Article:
Traces of explosives in 9/11 dust, scientists say
Key Excerpts from Article on Website of Deseret News (One of Salt Lake City's leading newspapers)
Posted: April 14th, 2009
Tiny red and gray chips found in the dust from the collapse of the World Trade Center contain highly explosive materials proof, according to a former BYU professor, that 9/11 is still a sinister mystery. Physicist Steven E. Jones, who retired from Brigham Young University in 2006 after the school recoiled from the controversy surrounding his 9/11 theories, is one of nine authors on a paper published last week in the online, peer-reviewed Open Chemical Physics Journal. Also listed as authors are BYU physics professor Jeffrey Farrer and a professor of nanochemistry at the University of Copenhagen in Denmark. For several years, Jones has theorized that pre-positioned explosives, not fires from jet fuel, caused the rapid, symmetrical collapse of the two World Trade Center buildings, plus the collapse of a third building, WTC-7. The newest research, according to the journal authors, shows that dust from the collapsing towers contained a "nano-thermite" material that is highly explosive. A layer of dust lay over parts of Manhattan immediately following the collapse of the towers, and it was samples of this dust that Jones and fellow researchers requested in a 2006 paper, hoping to determine "the whole truth of the events of that day." They eventually tested four samples they received from New Yorkers. Red/gray chips ... were found in all four dust samples. The chips were then analyzed using scanning electron microscopy and other high-tech tools. The red layer of the chips, according to the researchers, contains a "highly energetic" form of thermite.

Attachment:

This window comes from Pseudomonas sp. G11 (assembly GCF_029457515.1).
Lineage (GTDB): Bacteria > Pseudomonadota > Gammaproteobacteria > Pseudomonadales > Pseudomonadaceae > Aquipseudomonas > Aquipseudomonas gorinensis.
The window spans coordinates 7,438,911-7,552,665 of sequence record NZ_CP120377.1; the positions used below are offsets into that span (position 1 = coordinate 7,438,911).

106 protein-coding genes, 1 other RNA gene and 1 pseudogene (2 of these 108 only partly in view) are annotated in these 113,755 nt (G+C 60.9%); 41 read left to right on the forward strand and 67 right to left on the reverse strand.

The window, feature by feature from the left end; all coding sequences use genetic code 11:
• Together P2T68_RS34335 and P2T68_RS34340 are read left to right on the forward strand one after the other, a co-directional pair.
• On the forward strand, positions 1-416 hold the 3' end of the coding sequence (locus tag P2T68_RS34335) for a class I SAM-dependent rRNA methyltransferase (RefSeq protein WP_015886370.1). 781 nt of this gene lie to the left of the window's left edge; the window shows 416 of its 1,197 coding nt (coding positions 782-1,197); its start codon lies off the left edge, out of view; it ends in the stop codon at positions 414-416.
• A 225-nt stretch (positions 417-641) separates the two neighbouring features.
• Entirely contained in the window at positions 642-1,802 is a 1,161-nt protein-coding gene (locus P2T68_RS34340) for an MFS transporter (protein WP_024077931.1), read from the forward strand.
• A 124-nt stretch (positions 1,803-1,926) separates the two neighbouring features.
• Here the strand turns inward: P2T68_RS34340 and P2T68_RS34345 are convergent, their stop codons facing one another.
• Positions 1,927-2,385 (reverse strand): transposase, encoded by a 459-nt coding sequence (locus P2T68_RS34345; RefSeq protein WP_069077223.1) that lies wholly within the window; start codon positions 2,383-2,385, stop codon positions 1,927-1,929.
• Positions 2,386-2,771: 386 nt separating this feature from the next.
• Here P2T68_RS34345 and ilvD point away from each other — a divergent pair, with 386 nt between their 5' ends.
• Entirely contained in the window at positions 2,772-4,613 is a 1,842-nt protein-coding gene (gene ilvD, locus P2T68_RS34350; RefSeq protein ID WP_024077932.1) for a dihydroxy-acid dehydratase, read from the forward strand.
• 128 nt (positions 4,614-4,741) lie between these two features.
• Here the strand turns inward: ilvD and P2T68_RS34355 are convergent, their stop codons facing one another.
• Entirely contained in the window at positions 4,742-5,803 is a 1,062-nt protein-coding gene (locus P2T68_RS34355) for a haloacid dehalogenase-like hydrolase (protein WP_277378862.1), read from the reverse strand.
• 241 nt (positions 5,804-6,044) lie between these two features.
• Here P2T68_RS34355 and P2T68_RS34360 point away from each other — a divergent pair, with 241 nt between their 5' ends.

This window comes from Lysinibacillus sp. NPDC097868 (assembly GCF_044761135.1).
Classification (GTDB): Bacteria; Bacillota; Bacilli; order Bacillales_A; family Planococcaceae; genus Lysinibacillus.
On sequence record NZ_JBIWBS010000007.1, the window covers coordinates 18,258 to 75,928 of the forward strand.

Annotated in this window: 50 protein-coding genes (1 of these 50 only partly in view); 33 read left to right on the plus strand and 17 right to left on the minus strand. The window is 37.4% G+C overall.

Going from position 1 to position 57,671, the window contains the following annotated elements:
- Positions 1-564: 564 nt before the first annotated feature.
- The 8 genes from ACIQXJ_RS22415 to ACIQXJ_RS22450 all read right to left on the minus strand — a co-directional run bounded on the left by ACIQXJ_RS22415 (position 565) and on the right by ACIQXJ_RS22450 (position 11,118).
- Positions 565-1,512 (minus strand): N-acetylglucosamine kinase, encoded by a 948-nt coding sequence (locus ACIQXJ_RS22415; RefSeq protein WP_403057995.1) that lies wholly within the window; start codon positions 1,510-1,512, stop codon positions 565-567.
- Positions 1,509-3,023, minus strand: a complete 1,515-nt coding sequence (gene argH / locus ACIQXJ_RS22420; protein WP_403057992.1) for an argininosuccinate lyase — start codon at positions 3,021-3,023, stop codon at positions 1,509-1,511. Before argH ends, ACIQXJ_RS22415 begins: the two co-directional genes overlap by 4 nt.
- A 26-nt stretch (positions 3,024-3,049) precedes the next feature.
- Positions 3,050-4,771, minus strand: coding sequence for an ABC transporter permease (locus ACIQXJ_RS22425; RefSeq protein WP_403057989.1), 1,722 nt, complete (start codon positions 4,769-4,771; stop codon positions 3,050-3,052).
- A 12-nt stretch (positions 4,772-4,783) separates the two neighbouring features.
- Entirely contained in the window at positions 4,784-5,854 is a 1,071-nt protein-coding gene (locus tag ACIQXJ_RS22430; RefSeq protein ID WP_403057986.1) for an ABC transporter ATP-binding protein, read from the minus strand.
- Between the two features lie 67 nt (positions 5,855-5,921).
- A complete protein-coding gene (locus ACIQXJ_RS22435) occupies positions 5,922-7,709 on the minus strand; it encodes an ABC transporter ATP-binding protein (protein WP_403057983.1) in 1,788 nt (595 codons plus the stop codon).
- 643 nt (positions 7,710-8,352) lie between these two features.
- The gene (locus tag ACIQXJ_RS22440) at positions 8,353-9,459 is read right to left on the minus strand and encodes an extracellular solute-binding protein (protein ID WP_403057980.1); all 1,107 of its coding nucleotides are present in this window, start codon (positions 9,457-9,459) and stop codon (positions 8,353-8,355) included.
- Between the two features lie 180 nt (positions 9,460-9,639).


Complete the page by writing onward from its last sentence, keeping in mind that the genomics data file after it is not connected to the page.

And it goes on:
Note: For the full text of this path-breaking scientific report, click here. Note that other major media failed to pick up this important news, though you can watch a Dutch news report (with English subtitles) on YouTube available here. For more key reports on the cutting-edge research of Prof. Steven Jones, click here.